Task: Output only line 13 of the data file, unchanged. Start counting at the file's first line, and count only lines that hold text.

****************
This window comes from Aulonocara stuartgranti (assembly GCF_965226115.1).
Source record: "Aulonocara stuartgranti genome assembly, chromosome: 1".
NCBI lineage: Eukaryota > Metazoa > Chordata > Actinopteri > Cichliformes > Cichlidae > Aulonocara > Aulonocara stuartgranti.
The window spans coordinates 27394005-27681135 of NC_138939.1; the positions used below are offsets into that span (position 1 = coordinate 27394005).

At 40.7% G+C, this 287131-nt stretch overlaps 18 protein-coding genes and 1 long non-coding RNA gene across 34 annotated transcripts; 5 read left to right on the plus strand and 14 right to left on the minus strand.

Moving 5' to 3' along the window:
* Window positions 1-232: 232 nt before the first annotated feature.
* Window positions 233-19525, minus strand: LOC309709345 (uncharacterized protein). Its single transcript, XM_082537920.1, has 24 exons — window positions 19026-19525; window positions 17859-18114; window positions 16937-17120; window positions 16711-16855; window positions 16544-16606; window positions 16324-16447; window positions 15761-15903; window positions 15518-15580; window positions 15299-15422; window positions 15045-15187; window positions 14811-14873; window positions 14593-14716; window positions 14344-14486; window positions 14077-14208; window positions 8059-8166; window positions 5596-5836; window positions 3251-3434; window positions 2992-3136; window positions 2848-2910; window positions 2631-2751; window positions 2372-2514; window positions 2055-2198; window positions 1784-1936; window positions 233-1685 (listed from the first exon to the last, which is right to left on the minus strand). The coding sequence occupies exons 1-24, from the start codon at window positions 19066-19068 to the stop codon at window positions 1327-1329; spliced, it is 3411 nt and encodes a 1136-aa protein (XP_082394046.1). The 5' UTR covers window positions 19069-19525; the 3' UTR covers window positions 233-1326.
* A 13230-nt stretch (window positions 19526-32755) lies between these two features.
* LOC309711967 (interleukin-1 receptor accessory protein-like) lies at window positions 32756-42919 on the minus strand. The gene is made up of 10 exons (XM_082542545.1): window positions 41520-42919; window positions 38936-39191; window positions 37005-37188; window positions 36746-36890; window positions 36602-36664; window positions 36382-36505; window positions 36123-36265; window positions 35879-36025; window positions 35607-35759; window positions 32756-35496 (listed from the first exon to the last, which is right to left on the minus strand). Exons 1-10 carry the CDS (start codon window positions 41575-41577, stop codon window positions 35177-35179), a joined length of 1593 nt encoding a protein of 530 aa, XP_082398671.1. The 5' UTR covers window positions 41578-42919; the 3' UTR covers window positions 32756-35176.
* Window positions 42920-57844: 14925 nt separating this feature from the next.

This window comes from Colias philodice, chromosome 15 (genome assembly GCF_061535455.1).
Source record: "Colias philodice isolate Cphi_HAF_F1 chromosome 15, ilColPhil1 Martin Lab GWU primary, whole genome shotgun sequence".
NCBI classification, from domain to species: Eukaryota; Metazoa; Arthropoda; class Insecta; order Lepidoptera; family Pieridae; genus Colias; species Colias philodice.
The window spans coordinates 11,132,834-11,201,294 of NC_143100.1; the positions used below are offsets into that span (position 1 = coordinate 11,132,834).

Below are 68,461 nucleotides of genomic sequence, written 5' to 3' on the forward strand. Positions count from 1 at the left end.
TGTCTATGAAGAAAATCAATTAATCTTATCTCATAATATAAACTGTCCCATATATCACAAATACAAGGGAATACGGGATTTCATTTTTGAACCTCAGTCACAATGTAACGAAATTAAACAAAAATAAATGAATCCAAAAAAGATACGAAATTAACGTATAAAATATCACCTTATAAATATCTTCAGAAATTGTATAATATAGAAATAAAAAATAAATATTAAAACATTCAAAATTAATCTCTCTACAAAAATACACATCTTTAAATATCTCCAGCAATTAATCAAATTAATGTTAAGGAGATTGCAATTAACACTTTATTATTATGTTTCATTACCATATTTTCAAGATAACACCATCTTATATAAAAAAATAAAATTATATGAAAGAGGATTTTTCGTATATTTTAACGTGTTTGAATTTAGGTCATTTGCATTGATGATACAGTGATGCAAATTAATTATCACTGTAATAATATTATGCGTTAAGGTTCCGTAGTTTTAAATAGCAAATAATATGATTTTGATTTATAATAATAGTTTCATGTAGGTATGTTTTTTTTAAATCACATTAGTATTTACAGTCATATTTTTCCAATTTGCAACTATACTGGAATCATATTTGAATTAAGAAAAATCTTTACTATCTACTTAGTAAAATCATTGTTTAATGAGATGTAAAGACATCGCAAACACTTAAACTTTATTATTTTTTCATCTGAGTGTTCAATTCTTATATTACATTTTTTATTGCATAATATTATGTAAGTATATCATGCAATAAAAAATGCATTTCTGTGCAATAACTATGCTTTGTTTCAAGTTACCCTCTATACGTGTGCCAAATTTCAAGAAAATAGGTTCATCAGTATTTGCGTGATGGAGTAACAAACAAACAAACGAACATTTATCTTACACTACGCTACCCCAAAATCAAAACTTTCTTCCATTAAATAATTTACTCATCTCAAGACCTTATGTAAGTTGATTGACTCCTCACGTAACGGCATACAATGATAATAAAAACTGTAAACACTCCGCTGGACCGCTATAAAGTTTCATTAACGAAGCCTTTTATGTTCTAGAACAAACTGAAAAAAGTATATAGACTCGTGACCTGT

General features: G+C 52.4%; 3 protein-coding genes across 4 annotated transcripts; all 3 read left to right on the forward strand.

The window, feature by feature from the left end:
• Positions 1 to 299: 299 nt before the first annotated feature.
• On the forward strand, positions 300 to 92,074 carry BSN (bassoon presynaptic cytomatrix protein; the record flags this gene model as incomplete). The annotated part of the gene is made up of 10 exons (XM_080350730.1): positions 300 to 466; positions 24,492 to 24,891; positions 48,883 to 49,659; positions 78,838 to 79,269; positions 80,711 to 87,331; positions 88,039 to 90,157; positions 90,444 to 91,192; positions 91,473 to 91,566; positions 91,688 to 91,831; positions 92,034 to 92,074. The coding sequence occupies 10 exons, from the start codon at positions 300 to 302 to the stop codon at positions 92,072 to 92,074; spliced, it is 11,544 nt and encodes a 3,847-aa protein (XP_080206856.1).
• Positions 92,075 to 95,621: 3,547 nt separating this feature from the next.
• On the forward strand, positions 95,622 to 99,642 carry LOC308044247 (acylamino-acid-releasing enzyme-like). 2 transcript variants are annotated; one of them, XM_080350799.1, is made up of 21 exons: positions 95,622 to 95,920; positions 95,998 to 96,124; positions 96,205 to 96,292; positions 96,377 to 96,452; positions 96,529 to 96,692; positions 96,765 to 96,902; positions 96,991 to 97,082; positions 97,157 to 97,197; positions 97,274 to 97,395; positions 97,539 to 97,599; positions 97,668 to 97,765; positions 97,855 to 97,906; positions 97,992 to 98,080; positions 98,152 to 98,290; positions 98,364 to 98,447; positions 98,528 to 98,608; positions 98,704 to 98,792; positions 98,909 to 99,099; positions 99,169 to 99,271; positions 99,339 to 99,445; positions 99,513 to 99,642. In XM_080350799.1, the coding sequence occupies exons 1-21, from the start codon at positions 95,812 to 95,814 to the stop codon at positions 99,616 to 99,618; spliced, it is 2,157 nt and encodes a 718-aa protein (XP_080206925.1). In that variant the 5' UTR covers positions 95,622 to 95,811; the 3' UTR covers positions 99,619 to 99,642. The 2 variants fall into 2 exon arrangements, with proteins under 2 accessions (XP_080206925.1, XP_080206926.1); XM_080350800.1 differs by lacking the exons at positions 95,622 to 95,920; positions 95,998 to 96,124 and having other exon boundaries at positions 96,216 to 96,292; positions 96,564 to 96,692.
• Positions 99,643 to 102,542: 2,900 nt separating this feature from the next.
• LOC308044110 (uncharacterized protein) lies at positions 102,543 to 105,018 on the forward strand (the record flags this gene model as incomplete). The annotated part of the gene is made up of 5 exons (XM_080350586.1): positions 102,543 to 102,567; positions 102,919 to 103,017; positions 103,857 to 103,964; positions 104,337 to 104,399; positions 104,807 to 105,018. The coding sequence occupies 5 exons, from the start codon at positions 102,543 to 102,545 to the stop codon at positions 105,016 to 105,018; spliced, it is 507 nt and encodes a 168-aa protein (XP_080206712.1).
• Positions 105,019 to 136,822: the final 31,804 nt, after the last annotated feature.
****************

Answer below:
Source record: "Colias philodice isolate Cphi_HAF_F1 chromosome 15, ilColPhil1 Martin Lab GWU primary, whole genome shotgun sequence".